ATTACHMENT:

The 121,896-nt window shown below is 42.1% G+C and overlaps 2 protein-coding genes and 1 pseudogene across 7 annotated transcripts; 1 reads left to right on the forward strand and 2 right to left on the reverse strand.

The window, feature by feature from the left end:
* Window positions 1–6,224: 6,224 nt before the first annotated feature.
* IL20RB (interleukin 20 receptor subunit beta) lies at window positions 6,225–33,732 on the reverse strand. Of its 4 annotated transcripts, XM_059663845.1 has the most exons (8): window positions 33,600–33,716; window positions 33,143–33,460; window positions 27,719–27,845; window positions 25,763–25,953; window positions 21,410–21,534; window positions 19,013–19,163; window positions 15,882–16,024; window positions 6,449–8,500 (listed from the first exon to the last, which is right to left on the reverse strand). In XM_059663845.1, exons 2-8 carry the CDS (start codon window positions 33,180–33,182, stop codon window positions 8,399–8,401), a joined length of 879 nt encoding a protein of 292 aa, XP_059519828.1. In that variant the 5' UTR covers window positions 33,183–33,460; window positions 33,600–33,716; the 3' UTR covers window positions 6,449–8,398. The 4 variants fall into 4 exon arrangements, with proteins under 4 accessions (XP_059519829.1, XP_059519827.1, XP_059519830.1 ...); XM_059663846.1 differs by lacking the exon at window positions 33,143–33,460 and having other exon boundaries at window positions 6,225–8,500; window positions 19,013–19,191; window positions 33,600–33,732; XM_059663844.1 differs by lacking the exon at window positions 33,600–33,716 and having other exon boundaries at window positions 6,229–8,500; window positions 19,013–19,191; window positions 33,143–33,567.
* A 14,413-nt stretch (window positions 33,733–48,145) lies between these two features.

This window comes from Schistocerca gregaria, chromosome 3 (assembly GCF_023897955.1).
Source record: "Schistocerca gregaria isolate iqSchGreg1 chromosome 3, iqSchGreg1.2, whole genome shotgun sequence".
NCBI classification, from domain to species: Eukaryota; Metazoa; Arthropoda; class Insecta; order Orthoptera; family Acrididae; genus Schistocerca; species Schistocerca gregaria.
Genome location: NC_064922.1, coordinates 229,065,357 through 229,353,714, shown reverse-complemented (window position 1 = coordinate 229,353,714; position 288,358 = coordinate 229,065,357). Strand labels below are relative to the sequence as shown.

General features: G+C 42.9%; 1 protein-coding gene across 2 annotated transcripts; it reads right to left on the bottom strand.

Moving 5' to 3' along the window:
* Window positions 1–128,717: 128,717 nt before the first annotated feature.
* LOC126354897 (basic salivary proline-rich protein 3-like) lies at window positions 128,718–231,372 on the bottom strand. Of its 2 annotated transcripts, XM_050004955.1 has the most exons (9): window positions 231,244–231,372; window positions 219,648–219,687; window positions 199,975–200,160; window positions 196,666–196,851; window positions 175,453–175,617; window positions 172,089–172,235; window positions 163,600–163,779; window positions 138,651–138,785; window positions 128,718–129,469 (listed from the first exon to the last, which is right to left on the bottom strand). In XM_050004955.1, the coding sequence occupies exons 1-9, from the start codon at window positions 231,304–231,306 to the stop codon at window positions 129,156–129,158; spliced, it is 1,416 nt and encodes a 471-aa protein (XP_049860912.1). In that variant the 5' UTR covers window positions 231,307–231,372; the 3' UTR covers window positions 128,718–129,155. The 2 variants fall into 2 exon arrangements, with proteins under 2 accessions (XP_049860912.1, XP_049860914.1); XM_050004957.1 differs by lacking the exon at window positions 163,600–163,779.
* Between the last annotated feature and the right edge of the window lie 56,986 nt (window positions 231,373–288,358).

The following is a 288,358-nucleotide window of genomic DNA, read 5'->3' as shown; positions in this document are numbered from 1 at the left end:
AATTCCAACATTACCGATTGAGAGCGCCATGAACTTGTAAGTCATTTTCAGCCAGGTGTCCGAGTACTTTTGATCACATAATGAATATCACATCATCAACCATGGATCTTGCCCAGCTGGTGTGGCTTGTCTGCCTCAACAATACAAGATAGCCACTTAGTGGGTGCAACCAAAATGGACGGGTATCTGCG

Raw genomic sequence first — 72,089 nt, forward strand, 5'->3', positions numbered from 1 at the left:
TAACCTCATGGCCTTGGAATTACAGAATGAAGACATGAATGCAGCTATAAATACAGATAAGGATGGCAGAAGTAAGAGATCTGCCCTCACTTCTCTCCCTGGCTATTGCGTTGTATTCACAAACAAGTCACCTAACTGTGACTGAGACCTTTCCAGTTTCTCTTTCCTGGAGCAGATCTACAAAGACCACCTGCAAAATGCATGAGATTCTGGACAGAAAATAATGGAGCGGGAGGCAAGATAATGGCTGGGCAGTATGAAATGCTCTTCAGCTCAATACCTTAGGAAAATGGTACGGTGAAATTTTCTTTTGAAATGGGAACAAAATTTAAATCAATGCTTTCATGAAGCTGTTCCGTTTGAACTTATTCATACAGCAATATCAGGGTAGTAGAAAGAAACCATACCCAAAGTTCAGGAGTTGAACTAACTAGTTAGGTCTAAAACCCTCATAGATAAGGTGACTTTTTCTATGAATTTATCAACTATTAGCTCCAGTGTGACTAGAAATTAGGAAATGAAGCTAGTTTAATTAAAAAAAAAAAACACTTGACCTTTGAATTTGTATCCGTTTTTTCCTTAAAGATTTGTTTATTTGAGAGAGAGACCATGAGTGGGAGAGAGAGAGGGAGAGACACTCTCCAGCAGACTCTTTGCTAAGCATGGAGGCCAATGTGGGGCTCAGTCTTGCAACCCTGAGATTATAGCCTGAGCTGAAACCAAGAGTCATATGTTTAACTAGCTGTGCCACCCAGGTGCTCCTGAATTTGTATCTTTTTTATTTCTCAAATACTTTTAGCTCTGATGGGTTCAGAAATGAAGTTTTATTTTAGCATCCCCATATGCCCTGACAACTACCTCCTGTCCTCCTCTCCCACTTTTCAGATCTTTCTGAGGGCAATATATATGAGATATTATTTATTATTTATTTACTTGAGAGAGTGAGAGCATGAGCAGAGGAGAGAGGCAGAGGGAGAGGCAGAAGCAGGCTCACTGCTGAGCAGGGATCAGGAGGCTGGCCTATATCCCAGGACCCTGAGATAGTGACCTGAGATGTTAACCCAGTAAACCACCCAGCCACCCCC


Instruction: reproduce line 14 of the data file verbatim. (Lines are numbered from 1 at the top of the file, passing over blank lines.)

* Between the last annotated feature and the right edge of the window lie 56,986 nt (window positions 231,373–288,358).